This month’s column has almost nothing to do with human population. It details an event that was life-changing for me, and could have been life-ending. However, getting bumped off by a careless driver is no way to solve overpopulation! I write to help others be safer.
Back in November my wife and I were crossing Main Avenue in the crosswalk on the way to one of Durango’s restaurants. We weren’t sure if it was north or south of 7th Street, and I remember looking to the left to see if the eatery was in that direction.
The next thing I knew was waking up in the CT scanner at Mercy. I had been hit by a car whose driver “didn’t see me”. Fortunately he stopped; unfortunately he parked with my foot under a tire.
Happily the results of the CT scan and other tests showed nothing terrible was done. I had a broken bone in my right ankle in addition to multiple bruises and “road rash”. The concussion saved me from remembering the accident, and its aftereffects are gradually resolving. There was a large bruise on my left leg where the car had probably first hit me. The hematoma became infected and had to be drained.
The hematoma and dead skin that covered it seeded another infection. I went back to the operating room to have that removed, leaving an open wound. Now, almost 4 months after the accident, I am still recovering but am almost healed.
I am very fortunate: my injuries could have been so much worse. Searching the Herald archives since my accident I found 4 more pedestrians who had been hit by vehicles in Durango and one in Hermosa, so mine was not an isolated misfortune. It would seem that it isn’t safe to be a pedestrian in Durango!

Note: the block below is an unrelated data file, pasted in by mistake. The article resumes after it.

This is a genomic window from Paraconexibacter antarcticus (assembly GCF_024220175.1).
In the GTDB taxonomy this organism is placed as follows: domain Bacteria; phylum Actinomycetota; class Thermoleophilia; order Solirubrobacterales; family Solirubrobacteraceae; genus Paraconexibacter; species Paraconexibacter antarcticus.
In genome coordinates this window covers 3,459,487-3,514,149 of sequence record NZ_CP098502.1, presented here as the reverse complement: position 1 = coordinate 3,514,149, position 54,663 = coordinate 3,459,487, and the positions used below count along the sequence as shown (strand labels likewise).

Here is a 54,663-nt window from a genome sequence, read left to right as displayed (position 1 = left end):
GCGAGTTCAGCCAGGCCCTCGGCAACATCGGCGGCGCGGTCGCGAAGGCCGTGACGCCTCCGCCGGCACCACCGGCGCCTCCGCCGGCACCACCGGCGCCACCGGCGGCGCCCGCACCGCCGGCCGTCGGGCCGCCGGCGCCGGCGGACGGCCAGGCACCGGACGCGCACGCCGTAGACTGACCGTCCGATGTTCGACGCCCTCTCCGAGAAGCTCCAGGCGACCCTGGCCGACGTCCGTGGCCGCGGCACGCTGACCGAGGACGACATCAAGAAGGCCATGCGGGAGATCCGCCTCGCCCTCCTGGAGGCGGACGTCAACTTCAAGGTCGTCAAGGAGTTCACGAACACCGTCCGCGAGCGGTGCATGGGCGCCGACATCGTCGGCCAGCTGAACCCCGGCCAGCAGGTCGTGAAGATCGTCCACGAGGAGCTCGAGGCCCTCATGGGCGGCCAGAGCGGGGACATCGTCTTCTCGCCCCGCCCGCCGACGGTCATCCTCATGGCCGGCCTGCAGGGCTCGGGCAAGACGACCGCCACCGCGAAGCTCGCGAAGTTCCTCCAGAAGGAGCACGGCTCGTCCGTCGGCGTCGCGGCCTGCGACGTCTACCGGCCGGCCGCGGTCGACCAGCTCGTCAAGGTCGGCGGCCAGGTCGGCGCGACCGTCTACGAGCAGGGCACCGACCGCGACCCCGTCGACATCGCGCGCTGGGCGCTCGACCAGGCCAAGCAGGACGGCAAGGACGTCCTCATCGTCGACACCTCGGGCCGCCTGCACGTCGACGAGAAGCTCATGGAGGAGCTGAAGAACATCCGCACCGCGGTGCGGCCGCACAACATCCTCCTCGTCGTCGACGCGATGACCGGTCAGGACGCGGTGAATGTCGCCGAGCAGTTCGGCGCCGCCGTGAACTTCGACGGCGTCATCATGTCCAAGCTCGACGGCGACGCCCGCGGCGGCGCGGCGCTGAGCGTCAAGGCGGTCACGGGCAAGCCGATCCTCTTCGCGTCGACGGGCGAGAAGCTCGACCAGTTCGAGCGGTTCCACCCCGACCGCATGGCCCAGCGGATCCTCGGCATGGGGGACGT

There are several lessons when looking at my accident from a public health standpoint. Everyone knows that drugs and alcohol are among the most common causes of motor vehicle accidents. Texting and talking on a cell phone are frequent causes of accidents. Apparently none of these possible factors was pertinent to my accident.
One possible contributing factor is that I was wearing a blue jacket and dark jeans. These are less visible than lighter colors. Although the “dark skies” initiative is admirable, I think that the lights in downtown Durango are dimmer than they should be.
The care I received has been excellent. A woman who was working at a store close by came and kept my neck from moving and made sure I was responsive. My wife and others told the driver that he was parked on my foot and got him to move the vehicle. The police and ambulance arrived quickly. They started two IVs and drove me to Mercy with all the proper precautions. An emergency physician evaluated me and ordered appropriate tests. Then they applied a splint to the broken ankle.
There was a surprise in the ER—a bouquet of flowers brought by unknown well-wishers. It turned out that they had just started one of new restaurants where Francisco’s had been. We ate dinner there a month or so after the accident; their chile rellenos are excellent!
I have several suggestions to try to prevent pedestrians from being hurt in the future. Individuals can avoid trauma by being more paranoid when crossing streets—even in the crosswalk. Wear light-colored clothes at night; even better, wear clothes that have reflective markings.
The City of Durango already is concerned about lighting. From Christina Rinderle’s column “From the Mayor” in the January 29th Herald: “Other items were placed in the high impact/low effort quadrant that we hope to be “quick wins”, like enhancing downtown lighting to make it safer and more inviting….”
A traffic light at the corner of 7th and Main would help. My wife, Gail, has a suggestion for a less expensive solution. Mount spotlights aimed at the crosswalks on poles at the corners of Main that do not have traffic lights. When a pedestrian wants to cross, s/he would push a button to turn on the spotlight for long enough to safely cross the street.
I feel very fortunate that my injuries were no worse, but even with relatively minor trauma it is taking me 3 surgeries and over 4 months to recover. Please be careful!
© Richard Grossman MD, 2017